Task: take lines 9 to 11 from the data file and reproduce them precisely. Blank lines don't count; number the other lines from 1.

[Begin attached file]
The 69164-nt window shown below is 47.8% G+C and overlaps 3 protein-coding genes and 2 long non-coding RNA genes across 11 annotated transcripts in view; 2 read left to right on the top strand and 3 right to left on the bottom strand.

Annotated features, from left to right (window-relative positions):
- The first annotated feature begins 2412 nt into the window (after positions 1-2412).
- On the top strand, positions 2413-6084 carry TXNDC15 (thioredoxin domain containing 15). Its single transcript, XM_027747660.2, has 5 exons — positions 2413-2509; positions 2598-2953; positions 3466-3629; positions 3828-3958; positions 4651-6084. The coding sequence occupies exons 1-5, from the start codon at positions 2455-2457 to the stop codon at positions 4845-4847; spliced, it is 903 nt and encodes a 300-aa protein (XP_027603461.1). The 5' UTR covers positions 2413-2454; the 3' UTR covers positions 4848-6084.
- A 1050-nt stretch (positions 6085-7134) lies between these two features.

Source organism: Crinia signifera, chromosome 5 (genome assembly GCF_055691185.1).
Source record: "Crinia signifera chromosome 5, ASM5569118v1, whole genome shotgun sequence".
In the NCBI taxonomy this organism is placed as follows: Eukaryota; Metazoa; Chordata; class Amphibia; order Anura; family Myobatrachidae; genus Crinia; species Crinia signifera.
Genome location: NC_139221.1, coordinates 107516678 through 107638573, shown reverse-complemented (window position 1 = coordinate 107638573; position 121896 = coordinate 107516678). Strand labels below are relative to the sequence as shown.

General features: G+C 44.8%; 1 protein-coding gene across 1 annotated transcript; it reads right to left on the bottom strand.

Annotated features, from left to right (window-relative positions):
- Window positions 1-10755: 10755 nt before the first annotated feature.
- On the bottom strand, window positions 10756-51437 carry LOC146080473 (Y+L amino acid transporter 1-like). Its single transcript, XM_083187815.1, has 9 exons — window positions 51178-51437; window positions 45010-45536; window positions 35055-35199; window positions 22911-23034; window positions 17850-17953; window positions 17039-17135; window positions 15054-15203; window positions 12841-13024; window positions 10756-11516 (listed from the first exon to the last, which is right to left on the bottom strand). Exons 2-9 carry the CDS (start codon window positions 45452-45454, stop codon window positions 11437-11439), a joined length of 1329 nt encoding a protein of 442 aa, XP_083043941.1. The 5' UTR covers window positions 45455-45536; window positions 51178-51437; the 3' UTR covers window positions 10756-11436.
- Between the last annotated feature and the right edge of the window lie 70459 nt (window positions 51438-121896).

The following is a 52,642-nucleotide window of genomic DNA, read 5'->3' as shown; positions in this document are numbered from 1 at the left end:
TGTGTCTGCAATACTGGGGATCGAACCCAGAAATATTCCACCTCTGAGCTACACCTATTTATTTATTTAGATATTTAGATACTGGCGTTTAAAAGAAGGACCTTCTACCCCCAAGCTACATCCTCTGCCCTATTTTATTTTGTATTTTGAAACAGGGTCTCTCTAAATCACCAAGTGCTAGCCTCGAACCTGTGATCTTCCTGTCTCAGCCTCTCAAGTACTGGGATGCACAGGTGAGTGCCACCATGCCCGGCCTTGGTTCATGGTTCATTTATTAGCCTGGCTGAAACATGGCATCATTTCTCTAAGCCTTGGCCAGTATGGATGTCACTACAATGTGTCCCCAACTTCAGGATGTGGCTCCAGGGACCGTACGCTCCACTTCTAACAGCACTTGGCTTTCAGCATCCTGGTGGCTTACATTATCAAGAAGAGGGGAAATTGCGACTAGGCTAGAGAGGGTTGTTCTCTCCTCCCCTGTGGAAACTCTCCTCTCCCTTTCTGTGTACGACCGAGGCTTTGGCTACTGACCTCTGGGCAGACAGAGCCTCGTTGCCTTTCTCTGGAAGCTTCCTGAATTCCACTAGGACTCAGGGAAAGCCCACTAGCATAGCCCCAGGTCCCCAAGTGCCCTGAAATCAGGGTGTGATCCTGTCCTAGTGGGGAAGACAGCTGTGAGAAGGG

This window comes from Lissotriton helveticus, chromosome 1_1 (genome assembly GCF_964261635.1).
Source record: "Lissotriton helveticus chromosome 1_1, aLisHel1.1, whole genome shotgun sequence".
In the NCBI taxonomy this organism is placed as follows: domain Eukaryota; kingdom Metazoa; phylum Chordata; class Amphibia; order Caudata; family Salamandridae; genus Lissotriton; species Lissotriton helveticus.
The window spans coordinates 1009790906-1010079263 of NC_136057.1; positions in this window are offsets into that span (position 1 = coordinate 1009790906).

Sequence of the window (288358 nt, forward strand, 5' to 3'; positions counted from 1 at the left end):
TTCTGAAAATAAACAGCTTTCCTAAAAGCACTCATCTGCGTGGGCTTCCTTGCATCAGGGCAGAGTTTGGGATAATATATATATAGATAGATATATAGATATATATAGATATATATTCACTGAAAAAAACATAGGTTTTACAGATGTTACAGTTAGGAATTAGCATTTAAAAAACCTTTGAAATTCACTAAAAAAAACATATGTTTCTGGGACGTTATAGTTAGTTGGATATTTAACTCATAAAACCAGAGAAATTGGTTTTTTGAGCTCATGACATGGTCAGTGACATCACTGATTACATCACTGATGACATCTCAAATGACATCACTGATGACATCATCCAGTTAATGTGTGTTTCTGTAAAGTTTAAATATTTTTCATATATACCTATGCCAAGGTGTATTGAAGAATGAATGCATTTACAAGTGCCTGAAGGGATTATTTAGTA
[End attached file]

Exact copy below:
Genome location: NC_139221.1, coordinates 107516678 through 107638573, shown reverse-complemented (window position 1 = coordinate 107638573; position 121896 = coordinate 107516678). Strand labels below are relative to the sequence as shown.

General features: G+C 44.8%; 1 protein-coding gene across 1 annotated transcript; it reads right to left on the bottom strand.

Annotated features, from left to right (window-relative positions):